Text, online votes on The Voice not counted after “issues,” “inconsistencies”

Votes cast online and via text this week on The Voice weren’t counted because the company that handles voting for the show noticed “inconsistencies” and “issues,” but viewers were assured that removing those votes did not affect the outcome.

Carson Daly said that the show’s voting company, Telescope, which also manages voting for American Idol and other shows, “certifies that removing those votes did not affect the outcome for any team.”

Its CEO appeared on stage and chatted with Carson Daly, if you count overly scripted, carefully worded banter as a chat. “We quickly identified the problem and we were able to taking steps moving forward to make sure it doesn’t reoccur,” Jason George said. In a statement, NBC added,

“On this week’s episodes of The Voice, we encountered issues with the systems used for online and SMS voting. We are addressing both issues, and in an abundance of caution are not counting the votes that may have been affected. Telescope, the independent company that administers voting for the show, has certified that removing those votes does not affect the outcome for any team.”

This is both remarkable transparency and still rather mysterious; it’s also fascinating that text and online votes didn’t affect the outcome, either because they tracked closely to call-in votes, or because there were so relatively few of them.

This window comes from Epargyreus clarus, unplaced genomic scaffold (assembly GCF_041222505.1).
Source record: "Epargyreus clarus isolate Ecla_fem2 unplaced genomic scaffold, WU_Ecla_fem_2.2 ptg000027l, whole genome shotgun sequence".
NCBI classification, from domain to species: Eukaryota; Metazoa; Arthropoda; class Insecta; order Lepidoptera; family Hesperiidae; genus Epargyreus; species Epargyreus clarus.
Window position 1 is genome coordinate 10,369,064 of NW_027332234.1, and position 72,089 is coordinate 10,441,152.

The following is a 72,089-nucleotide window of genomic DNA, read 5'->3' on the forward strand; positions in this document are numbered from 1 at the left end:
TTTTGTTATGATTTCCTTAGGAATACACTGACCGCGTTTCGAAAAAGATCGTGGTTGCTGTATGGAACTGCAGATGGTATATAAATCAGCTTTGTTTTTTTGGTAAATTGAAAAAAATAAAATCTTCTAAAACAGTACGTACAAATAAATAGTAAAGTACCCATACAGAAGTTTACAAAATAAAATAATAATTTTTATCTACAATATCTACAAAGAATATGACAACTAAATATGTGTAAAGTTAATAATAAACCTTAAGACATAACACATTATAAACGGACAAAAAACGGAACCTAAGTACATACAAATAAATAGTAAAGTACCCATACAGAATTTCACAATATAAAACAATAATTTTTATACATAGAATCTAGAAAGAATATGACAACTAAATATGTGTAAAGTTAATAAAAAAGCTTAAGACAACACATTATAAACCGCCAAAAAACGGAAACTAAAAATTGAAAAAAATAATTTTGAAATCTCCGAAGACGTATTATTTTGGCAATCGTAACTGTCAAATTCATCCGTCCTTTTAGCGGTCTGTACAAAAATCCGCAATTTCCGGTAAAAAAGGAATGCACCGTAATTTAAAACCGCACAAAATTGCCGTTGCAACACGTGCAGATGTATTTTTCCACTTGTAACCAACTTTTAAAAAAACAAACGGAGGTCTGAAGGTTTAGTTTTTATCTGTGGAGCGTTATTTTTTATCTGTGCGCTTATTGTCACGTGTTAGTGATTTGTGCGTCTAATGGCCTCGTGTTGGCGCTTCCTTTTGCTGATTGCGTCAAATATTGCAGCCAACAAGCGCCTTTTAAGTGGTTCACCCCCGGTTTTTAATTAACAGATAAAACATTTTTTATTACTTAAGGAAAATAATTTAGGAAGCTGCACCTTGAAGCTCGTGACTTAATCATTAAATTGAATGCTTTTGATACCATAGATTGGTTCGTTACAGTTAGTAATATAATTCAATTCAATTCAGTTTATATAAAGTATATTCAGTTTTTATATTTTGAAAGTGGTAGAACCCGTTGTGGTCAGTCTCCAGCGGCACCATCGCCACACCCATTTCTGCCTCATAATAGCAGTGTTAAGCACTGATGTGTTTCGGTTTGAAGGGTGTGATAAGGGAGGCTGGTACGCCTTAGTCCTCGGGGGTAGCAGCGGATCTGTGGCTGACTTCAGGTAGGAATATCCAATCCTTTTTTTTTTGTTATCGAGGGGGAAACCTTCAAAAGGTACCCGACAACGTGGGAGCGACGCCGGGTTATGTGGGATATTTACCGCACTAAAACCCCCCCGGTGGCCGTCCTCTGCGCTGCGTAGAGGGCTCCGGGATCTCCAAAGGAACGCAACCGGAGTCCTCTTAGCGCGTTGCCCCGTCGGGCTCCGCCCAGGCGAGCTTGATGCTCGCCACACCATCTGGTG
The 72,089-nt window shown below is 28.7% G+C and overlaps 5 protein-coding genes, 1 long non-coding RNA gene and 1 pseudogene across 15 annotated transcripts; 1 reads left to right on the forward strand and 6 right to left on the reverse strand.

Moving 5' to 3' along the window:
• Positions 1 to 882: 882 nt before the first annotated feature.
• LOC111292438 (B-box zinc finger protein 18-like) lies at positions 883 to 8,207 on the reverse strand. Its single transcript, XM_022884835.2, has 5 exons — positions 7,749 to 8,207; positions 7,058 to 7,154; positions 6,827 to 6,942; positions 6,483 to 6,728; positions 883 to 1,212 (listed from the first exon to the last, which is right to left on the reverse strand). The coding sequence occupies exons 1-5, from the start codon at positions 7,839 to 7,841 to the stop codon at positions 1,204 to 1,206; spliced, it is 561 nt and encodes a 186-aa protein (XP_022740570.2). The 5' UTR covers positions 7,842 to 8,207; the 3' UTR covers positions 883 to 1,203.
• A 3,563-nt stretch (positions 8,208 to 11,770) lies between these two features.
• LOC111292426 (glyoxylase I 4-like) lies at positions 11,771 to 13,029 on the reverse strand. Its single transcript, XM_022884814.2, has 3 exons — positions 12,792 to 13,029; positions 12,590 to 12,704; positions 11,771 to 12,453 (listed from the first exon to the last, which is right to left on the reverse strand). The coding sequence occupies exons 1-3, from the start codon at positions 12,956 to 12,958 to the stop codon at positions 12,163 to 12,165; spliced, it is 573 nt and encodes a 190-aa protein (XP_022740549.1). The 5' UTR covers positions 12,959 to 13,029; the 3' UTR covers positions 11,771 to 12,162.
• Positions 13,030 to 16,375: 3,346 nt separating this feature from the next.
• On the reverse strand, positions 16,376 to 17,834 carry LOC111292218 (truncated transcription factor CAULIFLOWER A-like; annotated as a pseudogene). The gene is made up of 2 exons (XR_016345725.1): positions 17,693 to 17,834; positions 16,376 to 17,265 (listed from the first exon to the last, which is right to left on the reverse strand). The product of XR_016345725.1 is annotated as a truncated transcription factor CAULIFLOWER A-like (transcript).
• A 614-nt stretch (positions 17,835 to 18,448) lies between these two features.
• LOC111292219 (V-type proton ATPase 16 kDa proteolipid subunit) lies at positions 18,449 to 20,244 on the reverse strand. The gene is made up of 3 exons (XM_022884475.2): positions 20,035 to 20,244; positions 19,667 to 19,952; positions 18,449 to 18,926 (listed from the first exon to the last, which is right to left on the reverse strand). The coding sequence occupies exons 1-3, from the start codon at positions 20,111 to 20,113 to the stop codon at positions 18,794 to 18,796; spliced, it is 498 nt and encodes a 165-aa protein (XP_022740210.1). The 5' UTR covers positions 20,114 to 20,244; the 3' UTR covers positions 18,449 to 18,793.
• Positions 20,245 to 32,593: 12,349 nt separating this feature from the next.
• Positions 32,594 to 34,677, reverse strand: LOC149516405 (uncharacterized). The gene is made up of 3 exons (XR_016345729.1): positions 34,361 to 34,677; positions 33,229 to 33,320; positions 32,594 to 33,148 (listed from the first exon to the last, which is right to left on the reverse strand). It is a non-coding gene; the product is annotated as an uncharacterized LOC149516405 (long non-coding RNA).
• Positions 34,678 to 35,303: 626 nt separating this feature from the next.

Surprisingly, man not eaten alive on Eaten Alive

Eaten Alive

Discovery Channel’s happy family holiday special Eaten Alive aired Sunday, rewarding viewers for their two full hours of viewing by ensuring that they spent quality time in the company of others instead of wasting that time doing something else that might not have been as satisfying, such as buying things that have labels which accurately reflect their contents.

Winter 2015 reality TV debut schedule

winter 2015 reality TV schedule

Mark your calendars with all these upcoming reality TV show debuts, including Celebrity Apprentice, The Bachelor, and another season of MasterChef Junior, all of which kick off in early January.

There are also 20+ shows debuting in December--including the one-off return of The Sing Off. No winter break for reality TV.

about the writer

Andy Dehnart is a journalist who has covered reality television for more than 15 years and created reality blurred in 2000. A member of the Television Critics Association, his writing and criticism about television, culture, and media has appeared on NPR and in Playboy, Buzzfeed, and many other publications. Andy, 36, also directs the journalism program at Stetson University in Florida, where he teaches creative nonfiction and journalism. He has an M.F.A. in nonfiction writing and literature from Bennington College. More about reality blurred and Andy.